Dr Maja Petrović-Šteger

ISRF Independent Scholar Fellow 2014-15

Dr Maja Petrović-Šteger

ISRF Independent Scholar Fellow 2014-15

Maja Petrović-Šteger ISRF

Maja Petrović-Šteger is a social anthropologist (PhD, University of Cambridge 2007) with long term research experience in the former Yugoslavia, Tasmania and Switzerland. Over the past eighteen years her work explored various contexts where bodies – whether living, dead, or in the form of medically usable remains – become the sites of political, legal, scientific and artistic attention. Equally interested in what anthropology can contribute to understanding of the mind and consciousness, she has published on psychological and military concerns with mental health, mental hygiene and neuro-security in Serbia.

Her latest projects consider 1) the material and narrative conditions through which rivers are understood and imagined in rural and urban Serbia, and 2) contemporary societal conundrums and climate of precariousness. She is examining the culture of social entrepreneurship and looking at the transformative power of imagination in engaged creative practices of envisioning the future.

Maja is a Research Fellow and Assistant Professor of Anthropology at the Institute of Anthropological and Spatial Studies, at the Research Centre of the Slovenian Academy of Sciences and Arts.

Coming to Terms: Mental Hygiene in Contemporary Serbia

The proposed project is an ethnographic study of specific strategies of confronting the past and securing ‘peace of mind’ in contemporary Serbia. After the 1990s wars, Serbs have been called to reconcile themselves to their misdeeds; some of them are, however, increasingly coming to understand the postconflict period not as healing but as shameful and wearing. My research ethnographically addresses the conjunction between the political imperative for Serbs to reassess their recent history and what my informants in Belgrade call, in a more medicalised register, their ‘mental hygiene’. More particularly, I will examine a range of material practices and rhetorical strategies concerned with the militarisation of Serbian psychological security.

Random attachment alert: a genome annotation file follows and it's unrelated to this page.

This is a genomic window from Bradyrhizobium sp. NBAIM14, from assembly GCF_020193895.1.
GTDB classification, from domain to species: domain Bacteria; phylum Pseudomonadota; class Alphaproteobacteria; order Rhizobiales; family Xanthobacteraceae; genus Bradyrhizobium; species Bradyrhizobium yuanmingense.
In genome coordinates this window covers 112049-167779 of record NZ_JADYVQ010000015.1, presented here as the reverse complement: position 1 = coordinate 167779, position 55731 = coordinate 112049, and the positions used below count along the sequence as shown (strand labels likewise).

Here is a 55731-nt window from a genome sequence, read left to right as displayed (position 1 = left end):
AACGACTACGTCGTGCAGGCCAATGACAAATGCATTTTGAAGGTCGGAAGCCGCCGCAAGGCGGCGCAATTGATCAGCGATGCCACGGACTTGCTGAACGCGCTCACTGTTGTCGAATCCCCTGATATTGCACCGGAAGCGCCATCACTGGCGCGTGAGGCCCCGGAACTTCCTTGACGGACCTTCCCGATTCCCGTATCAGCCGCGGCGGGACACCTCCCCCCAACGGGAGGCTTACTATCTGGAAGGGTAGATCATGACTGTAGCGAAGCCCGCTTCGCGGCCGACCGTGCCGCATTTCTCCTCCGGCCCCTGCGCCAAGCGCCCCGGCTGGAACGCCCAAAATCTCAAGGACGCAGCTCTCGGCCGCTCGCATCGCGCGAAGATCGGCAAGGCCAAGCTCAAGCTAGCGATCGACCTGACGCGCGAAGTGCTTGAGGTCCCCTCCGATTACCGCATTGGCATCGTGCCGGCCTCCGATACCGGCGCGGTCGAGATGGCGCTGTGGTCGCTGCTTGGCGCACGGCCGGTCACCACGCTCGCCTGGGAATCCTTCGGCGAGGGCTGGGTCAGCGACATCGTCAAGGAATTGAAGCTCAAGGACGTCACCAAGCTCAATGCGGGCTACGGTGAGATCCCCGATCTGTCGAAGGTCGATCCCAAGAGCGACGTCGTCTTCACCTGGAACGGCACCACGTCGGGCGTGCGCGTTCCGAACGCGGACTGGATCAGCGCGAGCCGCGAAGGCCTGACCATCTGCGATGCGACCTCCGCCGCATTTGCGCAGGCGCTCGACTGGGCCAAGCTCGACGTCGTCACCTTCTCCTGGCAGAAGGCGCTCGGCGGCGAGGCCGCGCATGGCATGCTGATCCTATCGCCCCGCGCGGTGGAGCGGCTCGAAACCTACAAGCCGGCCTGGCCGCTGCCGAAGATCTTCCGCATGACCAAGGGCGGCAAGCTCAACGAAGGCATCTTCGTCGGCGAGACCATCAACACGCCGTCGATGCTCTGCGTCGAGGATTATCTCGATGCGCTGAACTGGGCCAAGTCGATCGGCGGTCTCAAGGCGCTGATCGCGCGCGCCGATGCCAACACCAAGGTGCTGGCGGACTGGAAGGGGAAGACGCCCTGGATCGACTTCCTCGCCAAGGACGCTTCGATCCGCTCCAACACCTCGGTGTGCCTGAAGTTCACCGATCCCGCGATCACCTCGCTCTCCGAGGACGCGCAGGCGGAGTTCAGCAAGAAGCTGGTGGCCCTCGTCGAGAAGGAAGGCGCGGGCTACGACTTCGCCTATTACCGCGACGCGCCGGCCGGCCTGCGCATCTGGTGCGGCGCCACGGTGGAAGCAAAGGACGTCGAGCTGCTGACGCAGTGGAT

In the 1990s, Serbia’s then nationalistic government promoted forms of mental discipline, intended, as they argued, to spiritually fortify the national psyche and safeguard the country’s ‘national consciousness’ as this was assailed by Serbia’s enemies. Deploying a rhetoric that, while highly specific in terms of military strategy, was both esoteric and religious, they asked that Serbia defend itself not just on conventional battlefields but in the minds of its people.

After the wars, most Serbs deplored these ideas as fatally paranoid and atavistic pseudo-science. Today, however, they appear to be enjoying a revival, as they resurface as a set of guidelines encouraging psychic self-help. My research hypothesises these phenomena, which purport to be about war and the country’s defences, as ways of dealing with socially precarious situations, including poverty and collective denial.

Using the anthropological method of participant observation, the study will consider a number of anti-war Belgradians who are addressing topics of the local and global crisis by reopening the question of mental hygiene. The project initiates an anthropological treatment of psychological security at a time of upheaval in a highly politicised southern European context.

Contacting Fellows

If you would like to contact any of our Fellows to discuss their ISRF-funded work, please contact Dr Lars Cornelissen (Academic Editor) in the first instance, at [email protected].